The first records regarding air quality were noted in 2020 when a figure of 15.7 µg/m³ was recorded. This figure was almost expected because it would have been affected by the COVID-19 pandemic as many vehicles were no longer in daily use because the offices were closed and the staff encouraged to work from home, in an attempt to halt the spread of the virus. Many factories and non-essential production units were also required to close which removed their emissions from the atmosphere, albeit on a temporary basis. Worldwide, cities reported a much better quality of air due to the general lack of traffic pollution in city centres due to the pandemic.
The most serious environmental health problem in Hungary is air pollution from residential heating. Polluted air can reduce children's life chances by an average of 6-18 months.
More and more residents are burning wood, lignite and even waste. Residential incineration was responsible for 74 percent of emissions of the tiniest particles (PM2.5) that pose the greatest threat to health.
Particulate pollution is also a major contributor to global warming. The soot emitted in the countries of the northern hemisphere is carried by the wind to the Arctic and glaciers, where it settles, causing the white ice and snow to turn grey and absorb heat much more. The permanent ice cover in the Arctic is now down 94 per cent from 40 years ago.
Emissions from transport are most common in cities. Exhaust fumes from motor vehicles release a lot of pollutants into the air (including carbon monoxide, lead), which has significantly increased the nitrogen dioxide and hydrocarbon content of the air. The compounds just listed cause smog and near-ground-level ozone when exposed to sunlight, which can cause asthma but also destroy wildlife: it damages forests and slows down plant growth.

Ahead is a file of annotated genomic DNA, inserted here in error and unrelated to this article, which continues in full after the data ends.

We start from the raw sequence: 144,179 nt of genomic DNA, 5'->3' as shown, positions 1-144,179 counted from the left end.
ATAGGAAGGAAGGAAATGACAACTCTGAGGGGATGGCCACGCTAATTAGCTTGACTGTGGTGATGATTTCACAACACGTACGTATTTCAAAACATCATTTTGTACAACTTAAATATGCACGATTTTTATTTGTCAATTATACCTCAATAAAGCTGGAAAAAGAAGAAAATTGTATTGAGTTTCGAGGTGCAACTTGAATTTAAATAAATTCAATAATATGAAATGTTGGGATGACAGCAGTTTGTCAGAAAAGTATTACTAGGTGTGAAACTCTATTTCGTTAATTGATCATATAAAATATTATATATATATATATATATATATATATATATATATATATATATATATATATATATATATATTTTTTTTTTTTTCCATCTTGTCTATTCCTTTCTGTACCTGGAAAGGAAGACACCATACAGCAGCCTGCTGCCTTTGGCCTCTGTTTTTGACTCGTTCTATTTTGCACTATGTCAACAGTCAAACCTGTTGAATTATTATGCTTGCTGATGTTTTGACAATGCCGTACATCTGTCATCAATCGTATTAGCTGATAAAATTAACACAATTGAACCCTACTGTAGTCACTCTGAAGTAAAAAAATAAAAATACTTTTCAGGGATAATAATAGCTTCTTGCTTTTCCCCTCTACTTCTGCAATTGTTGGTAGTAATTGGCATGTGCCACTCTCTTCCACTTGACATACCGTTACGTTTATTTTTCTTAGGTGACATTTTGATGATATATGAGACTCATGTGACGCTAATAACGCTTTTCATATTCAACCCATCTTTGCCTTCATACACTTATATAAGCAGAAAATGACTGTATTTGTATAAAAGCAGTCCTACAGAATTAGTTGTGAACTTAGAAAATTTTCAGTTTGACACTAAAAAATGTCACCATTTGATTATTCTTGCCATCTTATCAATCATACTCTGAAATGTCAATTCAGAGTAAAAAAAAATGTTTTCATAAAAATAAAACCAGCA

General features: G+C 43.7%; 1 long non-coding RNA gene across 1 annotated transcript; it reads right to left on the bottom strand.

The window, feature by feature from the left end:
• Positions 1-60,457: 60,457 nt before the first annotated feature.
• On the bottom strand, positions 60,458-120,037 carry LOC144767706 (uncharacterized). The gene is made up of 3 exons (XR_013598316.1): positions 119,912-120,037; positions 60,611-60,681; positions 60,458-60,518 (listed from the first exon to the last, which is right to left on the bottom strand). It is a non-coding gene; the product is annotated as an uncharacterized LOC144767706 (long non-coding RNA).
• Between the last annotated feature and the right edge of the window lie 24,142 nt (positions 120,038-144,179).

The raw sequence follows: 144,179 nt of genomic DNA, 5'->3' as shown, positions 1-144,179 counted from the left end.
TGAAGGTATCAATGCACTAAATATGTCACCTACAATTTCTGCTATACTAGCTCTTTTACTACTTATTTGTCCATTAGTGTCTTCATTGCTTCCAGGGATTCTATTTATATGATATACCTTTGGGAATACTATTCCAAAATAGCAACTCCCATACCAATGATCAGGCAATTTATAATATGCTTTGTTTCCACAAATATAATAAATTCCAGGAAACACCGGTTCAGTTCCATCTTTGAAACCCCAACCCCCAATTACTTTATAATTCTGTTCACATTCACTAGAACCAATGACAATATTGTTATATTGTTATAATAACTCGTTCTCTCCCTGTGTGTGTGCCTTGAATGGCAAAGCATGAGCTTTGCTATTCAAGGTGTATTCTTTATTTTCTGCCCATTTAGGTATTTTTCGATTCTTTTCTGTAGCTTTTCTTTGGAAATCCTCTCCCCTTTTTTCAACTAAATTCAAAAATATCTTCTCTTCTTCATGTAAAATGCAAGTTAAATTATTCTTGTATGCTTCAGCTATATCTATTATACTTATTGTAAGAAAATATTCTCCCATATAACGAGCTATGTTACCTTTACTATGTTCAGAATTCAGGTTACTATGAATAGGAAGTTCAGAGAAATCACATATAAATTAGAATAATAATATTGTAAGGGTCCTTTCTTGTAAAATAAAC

Particulate matter pollution in Hungary had decreased significantly in recent years, and that two-thirds of it now comes from residential heating.
Restrictions on motor vehicle traffic: the use of the most polluting vehicles is prohibited during certain periods. Restriction of industrial emitters: the environmental authority regularly monitors the emissions of pollutants from companies, beyond which it can ban operations.
Industry is responsible for more than half of total emissions of some key air pollutants and greenhouse gases, as well as other important environmental impacts, including emissions to water and soil, waste generation and energy consumption.
Assessments show that industrial emissions to both air and water have decreased over the past decade. Existing and future EU policy instruments are expected to further reduce industrial emissions, but pollution is likely to continue to have a detrimental effect on human health and the environment.
Meanwhile, other EU legislation sets more specific emission reduction targets, such as the National Emission Ceilings Directive and the Industrial Emissions Directive, which aim to prevent and reduce emissions ambitiously, in particular through the continued use of so-called best available techniques (BAT).
With air intake, unfiltered particles also enter the lungs and cause irritation, as our immune system identifies them as a foreign body and triggers an inflammatory reaction to neutralize them. But this defence mechanism can also damage the lungs. We know that some particles eventually penetrate the tiny pores of the lungs, enter the bloodstream, and enter various organs. Some of the contamination is trapped in, for example, the kidneys, heart, brain or bones.
Some of the contaminants can get into the placenta and foetus, or even our brains, for example. It looks like these foreign bodies invading our organs cannot be destroyed. Which means they accumulate and cause chronic, persistent low-level inflammation, which has a negative impact on our health.